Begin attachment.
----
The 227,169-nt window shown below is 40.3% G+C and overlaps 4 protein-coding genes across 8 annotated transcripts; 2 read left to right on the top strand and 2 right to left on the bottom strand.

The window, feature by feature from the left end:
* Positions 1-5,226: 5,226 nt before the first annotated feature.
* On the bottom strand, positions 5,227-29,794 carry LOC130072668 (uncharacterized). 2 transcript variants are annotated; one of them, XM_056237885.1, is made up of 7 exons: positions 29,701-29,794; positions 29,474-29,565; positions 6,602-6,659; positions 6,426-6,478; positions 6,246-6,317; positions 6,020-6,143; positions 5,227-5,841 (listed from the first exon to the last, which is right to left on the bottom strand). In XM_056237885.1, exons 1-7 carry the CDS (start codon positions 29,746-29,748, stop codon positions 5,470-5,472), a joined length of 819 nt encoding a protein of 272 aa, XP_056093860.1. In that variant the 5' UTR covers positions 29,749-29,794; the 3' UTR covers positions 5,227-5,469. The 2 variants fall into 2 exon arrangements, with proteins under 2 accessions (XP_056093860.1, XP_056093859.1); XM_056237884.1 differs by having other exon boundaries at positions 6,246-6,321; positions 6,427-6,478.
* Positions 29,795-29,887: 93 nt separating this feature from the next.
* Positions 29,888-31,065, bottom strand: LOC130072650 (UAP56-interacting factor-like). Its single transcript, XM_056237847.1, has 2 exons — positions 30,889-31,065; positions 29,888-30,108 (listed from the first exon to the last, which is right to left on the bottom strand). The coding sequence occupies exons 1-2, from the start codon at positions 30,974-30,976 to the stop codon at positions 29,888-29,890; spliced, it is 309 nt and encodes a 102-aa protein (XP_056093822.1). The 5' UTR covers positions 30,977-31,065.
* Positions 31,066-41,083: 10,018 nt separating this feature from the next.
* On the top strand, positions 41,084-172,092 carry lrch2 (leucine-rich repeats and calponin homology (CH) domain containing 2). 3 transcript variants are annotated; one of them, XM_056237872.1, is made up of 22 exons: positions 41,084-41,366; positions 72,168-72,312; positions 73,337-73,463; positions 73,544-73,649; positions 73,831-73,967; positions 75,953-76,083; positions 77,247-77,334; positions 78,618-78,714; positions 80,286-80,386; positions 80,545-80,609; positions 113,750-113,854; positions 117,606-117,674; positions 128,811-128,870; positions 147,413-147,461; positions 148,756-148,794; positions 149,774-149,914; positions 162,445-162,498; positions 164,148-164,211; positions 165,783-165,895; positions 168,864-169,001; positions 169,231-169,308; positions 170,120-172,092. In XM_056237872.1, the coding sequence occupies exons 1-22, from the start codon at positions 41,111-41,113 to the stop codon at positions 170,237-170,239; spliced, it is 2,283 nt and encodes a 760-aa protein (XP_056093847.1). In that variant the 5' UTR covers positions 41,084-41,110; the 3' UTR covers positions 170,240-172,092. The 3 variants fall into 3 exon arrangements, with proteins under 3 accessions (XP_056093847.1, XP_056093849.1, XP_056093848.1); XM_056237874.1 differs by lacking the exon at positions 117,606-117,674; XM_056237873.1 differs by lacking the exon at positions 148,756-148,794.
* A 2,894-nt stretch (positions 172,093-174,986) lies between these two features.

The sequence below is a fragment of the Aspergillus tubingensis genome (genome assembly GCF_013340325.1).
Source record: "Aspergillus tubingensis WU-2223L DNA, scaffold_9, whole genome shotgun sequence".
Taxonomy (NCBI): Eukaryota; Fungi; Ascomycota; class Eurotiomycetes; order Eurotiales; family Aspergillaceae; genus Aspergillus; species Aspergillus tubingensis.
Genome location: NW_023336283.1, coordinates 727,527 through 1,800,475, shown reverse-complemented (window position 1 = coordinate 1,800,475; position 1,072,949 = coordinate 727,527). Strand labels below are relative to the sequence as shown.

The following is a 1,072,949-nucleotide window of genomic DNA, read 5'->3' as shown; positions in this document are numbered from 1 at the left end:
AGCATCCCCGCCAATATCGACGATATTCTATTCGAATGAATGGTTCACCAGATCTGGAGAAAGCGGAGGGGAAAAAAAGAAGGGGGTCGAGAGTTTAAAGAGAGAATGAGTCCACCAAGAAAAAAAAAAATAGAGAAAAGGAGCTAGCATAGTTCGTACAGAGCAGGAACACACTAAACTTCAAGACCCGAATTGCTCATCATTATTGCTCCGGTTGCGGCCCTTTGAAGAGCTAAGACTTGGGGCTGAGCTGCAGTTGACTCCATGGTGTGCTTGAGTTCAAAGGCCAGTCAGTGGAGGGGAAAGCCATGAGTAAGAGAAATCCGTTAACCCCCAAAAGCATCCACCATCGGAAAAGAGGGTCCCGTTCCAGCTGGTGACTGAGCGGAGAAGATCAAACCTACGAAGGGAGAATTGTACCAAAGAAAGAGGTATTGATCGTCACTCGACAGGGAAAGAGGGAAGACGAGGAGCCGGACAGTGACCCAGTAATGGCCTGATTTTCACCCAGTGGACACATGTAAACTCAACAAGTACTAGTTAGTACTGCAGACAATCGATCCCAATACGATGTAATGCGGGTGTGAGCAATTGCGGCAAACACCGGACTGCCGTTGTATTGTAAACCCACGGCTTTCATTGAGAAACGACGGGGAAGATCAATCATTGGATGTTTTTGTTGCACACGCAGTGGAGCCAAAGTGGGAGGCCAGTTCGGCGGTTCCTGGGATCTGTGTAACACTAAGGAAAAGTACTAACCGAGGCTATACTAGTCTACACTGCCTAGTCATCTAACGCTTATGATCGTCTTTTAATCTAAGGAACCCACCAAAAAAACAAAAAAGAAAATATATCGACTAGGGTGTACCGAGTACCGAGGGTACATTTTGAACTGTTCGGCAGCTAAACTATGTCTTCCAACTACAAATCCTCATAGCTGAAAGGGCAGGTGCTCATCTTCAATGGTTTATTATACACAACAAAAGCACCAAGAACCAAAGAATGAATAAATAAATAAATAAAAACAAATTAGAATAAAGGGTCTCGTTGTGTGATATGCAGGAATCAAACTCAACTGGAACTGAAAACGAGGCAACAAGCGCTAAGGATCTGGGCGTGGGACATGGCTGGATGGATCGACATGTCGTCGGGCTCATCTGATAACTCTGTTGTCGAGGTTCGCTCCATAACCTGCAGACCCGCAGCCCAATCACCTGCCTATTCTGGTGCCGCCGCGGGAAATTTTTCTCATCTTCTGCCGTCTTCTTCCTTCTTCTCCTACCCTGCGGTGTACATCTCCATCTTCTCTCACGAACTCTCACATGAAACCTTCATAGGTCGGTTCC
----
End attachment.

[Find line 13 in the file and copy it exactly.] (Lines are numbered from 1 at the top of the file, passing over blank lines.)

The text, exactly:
Genome location: NW_023336283.1, coordinates 727,527 through 1,800,475, shown reverse-complemented (window position 1 = coordinate 1,800,475; position 1,072,949 = coordinate 727,527). Strand labels below are relative to the sequence as shown.